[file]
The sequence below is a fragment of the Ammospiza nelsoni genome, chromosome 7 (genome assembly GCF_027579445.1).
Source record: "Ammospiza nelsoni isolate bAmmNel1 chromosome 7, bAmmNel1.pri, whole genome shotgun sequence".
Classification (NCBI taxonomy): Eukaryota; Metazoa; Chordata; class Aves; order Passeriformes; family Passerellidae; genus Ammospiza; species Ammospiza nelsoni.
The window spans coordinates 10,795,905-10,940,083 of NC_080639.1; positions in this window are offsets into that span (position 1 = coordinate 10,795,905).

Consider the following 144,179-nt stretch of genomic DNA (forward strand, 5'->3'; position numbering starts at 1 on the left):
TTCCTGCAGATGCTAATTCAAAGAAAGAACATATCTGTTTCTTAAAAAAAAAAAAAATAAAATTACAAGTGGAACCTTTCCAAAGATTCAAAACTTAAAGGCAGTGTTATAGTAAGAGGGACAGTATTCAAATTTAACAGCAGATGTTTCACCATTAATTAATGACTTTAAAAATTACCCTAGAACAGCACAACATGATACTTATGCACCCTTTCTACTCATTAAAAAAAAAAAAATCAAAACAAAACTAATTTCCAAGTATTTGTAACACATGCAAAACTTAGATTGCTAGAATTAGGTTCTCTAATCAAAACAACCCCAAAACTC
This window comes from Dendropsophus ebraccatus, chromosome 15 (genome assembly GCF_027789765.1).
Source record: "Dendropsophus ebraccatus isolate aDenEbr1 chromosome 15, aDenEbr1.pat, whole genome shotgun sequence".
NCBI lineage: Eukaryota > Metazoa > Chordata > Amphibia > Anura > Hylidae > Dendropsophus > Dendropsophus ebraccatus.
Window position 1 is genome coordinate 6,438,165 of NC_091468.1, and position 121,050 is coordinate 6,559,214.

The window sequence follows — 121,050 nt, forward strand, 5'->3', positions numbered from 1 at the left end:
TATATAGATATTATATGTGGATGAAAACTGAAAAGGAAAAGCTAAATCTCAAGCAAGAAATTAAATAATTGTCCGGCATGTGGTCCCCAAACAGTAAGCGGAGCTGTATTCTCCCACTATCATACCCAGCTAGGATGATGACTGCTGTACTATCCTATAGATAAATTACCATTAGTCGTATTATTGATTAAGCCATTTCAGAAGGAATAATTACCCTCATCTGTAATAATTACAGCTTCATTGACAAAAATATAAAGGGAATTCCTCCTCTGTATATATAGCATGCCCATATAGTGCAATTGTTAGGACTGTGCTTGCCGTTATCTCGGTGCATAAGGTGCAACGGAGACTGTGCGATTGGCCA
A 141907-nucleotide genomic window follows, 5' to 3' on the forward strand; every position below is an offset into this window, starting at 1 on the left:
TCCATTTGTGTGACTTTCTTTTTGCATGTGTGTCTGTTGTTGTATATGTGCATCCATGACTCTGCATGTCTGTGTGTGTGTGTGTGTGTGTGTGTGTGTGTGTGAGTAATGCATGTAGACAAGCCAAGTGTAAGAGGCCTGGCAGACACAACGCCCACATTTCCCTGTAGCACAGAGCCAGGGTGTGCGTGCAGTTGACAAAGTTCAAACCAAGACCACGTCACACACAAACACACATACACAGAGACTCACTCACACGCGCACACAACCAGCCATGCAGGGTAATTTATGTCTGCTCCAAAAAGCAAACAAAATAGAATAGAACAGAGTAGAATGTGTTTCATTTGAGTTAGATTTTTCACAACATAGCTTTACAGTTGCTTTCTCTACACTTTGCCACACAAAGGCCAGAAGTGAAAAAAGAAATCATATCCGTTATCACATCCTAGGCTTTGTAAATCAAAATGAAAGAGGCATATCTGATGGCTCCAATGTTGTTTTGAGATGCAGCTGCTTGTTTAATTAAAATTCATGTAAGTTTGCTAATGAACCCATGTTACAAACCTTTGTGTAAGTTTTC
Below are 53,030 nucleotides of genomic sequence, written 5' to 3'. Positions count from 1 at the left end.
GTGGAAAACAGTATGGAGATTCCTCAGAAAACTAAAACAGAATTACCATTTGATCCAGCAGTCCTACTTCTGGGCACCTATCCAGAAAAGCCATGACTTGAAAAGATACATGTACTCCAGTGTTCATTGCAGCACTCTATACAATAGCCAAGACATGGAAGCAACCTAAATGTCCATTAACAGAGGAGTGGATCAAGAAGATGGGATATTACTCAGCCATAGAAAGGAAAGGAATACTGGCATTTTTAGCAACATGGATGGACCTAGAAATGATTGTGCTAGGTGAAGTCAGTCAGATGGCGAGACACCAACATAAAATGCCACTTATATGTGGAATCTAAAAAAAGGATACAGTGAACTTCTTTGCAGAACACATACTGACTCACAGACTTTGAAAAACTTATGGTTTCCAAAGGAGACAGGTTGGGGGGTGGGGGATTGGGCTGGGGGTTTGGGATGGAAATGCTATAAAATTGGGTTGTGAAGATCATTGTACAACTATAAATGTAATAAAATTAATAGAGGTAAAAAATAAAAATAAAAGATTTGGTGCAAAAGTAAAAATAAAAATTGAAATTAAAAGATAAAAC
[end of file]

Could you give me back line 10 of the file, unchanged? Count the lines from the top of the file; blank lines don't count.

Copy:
Window position 1 is genome coordinate 6,438,165 of NC_091468.1, and position 121,050 is coordinate 6,559,214.